Besides my cold feet (and everything else) from the cold weather and my old drafty house, I suffered from emotional cold feet last week after finally getting the silk for my trinket box’s embroidery framed up and ready to stitch.
After I had drawn the pattern onto the silk, I tried to attach it to the slate frame, but found that the twill tape that came with the frame was flimsy. So I got some heavier twill tape at the fabric store and DH kindly stapled it on for me.
Then I attached the silk to the frame, ready to stitch.
And I froze.
I have never let my lack of practice or skill stop me from trying new and challenging projects. I believe I can do anything. So why did I find the start of this project so scary?
I don’t know.
When I was sawing the wood for my doll-sized casket, I could just discard any mistakes and keep going. When sewing, I make loads of mistakes and just rip them out and start over.
But I found the prospect of starting the embroidery on unforgiving silk satin daunting.
After some therapeutic game playing on my iPad, I did start. I chose to start with some French Knot grass in two shades of silk thread. Starting with a stitch I know well helped ease me into the project.
I’m still not pleased with how the silk is puckering at the top and bottom center, though. The instructions I used to dress the frame said to stitch from the center to one side, then from the center to the other side. This method left a crease down the middle. So I think I need to start over and try to get it smoother, probably by pinning it, then stitching from one side to the other.
Anyway, I really love being able to work with both hands to stitch. And my ugly lamp makes it easy to see what I’m doing.
The slate frame is attached to a Lowery Workstand that I purchased from sewandso.co.uk. I had studied loads of reviews of needlework stands and decided that this was the one I wanted. I found it available in the US, but the price from sewandso in England, even with shipping, was better. I ordered it on a Friday night and it arrived the next Wednesday.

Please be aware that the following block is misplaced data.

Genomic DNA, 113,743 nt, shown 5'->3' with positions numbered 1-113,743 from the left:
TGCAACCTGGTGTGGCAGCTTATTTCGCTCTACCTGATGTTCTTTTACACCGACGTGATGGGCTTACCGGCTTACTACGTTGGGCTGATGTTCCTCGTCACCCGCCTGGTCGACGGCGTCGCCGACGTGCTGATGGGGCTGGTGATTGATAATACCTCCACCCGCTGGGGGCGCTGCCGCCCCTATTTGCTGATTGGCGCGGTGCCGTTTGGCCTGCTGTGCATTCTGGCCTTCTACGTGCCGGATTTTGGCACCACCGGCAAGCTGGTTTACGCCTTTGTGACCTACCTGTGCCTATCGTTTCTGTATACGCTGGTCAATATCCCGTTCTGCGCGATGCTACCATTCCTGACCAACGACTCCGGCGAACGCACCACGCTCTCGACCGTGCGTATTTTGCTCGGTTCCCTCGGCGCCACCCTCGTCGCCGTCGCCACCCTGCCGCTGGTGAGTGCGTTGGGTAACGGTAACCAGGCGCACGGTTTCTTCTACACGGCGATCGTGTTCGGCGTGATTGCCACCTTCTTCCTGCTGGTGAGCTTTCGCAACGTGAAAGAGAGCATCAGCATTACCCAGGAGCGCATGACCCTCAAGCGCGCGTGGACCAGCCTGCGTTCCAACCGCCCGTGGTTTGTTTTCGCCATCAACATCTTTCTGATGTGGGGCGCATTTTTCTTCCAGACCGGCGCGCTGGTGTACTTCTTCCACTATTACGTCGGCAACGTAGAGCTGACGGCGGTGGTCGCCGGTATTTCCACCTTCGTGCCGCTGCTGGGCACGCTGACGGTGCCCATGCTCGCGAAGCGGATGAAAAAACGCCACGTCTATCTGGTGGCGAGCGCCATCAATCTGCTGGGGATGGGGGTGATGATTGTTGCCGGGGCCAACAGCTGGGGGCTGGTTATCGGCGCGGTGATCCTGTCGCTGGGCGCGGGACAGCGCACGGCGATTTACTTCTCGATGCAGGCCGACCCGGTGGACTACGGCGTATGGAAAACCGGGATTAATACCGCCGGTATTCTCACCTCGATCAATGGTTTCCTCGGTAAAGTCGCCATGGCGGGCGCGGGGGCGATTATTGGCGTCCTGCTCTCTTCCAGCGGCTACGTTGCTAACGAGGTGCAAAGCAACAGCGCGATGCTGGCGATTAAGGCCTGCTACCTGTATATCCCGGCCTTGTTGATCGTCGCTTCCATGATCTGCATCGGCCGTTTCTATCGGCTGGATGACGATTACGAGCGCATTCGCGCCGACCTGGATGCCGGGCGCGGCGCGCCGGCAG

It will hold any size frame or hoop in any position and is easy to swing out of the way when I need to get up from my chair.
Yesterday, Supergirl (SG) was off from school for what seemed like the 47th time this year because of snow. And she stayed with me since her mom needed to go to work.
While I cleaned the snow off my car and did a bit of shoveling, she made this cute 2′ snowman.
We also enjoyed Salley Mavor’s new book, Felt Wee Folk New Adventures. It is an updated version that includes many more characters in addition to the flower fairies from her first book.
SG was fascinated by the brides and the men. She said that our fairies need a father, so we got started on making a male doll.
She also helped me organize my silk threads. From my Cabinet of Curiosities class, I have, so far, the same colors in four different silk threads. We opened all the packages and lined the colors up, dark to light, in four different rows.
Since she is back in school today, after I do some “real” work, I plan on re-dressing my slate frame and moving forward on the embroidery.
A few months ago, I gathered up colored pencils in similar colors to all the embroidery silks, but have decided to skip the pencils and work out the colors for the trinket box as I go.
I also feel the need to get back to some doll stuff. After several months, I think I’m ready to make an outfit for the doll who lost and regained her head. I think she needs a coat dress and I need a non-embroidery project.
I am inspired by this 1885-1890 child’s coat from The Metropolitan Museum of Art. And not just because it’s BLUE.
Another great post! I appreciate your sharing your vulnerabilities with your projects. I’ve been (am) there too.
Inspired by your ugly lamp, I have purchased an ugly magnifying light. Now I can sew on my Large 1860 china head’s body that I am restoring. Now I wondering if I should seek a proper chair??
I agree with your choice of coat for your doll with the head issue (?)
and I love it in that shade of blue.
Really enjoyed reading about your sewing, fixing etc. Love your dolls !